Also, if you do not have a portable tank, pump and fire nozzle system which can be moved from field to field as you harvest, now is the time to consider options such as a tank in the back of a service truck, a tank mounted on a trailer, or a firefighting system adapted to a high clearance sprayer. No matter the system you choose, you also need to have the manpower to be able to move the water to the scene of the fire, and they also need to know how to operate the equipment when they get there.

Fire insurance

An insurance update may be the most important action you take this winter.

Does your insurance cover the losses you would incur if you had a catastrophic fire?

Does it cover the replacement cost of your combine if destroyed? Does it cover crop loss from a fire?

Does it cover a neighbour’s equipment or a rental combine if you have help finishing up your harvest?

If you lose the use of your combine, does your insurance pay for the full cost of a rental combine to allow you to continue harvesting? (Many insurance policies have a maximum daily rental rate for a certain number of days.)

Does your insurance cover your GPS guidance system? (In many policies a moveable GPS system must be covered by its own policy and is not included in the combine or tractor policy.)

Does your insurance cover fire department charges for responding to a fire on your farm?

What, if any, are requirements for fire protection for your insurance to be valid (number and size of extinguishers, for example)?

Do you know the claim process should you have a fire?

What happens to your coverage after a fire?

This past fall an Alberta farmer who did not want to be identified had two fires just days apart on a brand new combine. Insurance covered the repairs after the first fire with no question. But he ran into problems after the second fire with the insurance company questioning his fire prevention practices and his not having a water truck out in the field at the time of the second fire. Fighting with an insurance company after fighting a fire is not something you need.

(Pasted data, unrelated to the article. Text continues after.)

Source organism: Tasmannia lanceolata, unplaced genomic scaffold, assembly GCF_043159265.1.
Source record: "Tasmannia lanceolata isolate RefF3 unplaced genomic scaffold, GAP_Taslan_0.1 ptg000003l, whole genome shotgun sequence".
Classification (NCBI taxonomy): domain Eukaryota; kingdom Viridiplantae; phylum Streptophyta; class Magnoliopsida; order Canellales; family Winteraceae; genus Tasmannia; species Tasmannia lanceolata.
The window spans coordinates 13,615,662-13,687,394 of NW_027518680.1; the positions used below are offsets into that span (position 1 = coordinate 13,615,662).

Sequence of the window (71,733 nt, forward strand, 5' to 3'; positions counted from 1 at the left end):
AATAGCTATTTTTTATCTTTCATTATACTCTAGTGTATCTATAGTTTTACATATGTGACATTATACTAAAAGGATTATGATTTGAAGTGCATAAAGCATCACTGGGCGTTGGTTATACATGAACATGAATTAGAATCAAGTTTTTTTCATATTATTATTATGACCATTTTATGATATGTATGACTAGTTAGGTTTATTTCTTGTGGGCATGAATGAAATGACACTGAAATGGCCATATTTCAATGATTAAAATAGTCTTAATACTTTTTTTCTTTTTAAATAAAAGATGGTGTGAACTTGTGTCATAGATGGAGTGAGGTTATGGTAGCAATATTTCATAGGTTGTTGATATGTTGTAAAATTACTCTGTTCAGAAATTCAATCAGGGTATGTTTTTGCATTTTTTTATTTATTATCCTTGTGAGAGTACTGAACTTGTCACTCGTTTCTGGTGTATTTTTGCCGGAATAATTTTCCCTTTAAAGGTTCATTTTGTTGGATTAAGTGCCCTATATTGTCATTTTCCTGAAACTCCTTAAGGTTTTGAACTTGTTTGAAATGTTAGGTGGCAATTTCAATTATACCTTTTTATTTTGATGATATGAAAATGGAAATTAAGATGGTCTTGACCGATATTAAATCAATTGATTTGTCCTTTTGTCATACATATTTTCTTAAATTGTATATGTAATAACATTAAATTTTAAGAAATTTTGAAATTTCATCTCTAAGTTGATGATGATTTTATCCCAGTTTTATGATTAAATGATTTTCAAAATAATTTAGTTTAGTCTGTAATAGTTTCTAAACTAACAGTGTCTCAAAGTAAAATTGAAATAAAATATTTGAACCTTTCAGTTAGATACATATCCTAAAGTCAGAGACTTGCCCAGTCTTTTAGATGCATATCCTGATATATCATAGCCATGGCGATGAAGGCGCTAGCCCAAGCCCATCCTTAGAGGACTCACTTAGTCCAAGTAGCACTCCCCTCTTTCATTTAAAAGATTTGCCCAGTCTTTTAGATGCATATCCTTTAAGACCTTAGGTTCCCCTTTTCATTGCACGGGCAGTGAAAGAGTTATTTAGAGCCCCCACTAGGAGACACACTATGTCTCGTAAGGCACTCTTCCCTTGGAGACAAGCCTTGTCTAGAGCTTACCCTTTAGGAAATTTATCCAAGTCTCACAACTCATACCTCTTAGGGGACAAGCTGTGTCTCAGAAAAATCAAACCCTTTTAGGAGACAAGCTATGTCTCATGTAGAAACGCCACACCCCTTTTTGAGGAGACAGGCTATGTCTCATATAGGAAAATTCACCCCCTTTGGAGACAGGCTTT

Your fire response plan

How do you get help if you have a combine fire? Of course, the first action should be a call to 911. But who makes that call? Does everyone on your harvest crew carry a cell phone? Does everyone involved in harvest know what they should do if smoke or fire is spotted? Does everyone know the legal land location for the field you are working in so they can provide accurate directions to responders? Are your fields identifiable by signage and are access approaches marked so responders can find the way into a field?

Assuming that everyone is as knowledgeable as you about fire response is not enough. You need a clearly defined fire response plan.

Neighbourhood assistance is often the best option for fighting a fire, given that the response time by a fire department to a combine fire in a rural area is likely to be considerable. Do you have a way to contact neighbours who can provide firefighting assistance? While watching for smoke might have worked a generation ago when farms were much smaller, today your nearest neighbour may be harvesting miles away from you. Consider setting up a community alert system whereby a text or message can be instantly sent out to all neighbours alerting them that you need immediate assistance. Talk to neighbours this winter about joining something like a WhatsApp group for emergency contact.

Down Under

If you are worried about Canada’s combine fire risk, consider Australia. According to Australia farmers organization NSW Farmers, seven per cent of Austalian combines catch fire in an average year, and 10 per cent will cause significant machinery and crop damage, plus the risk of personal injury.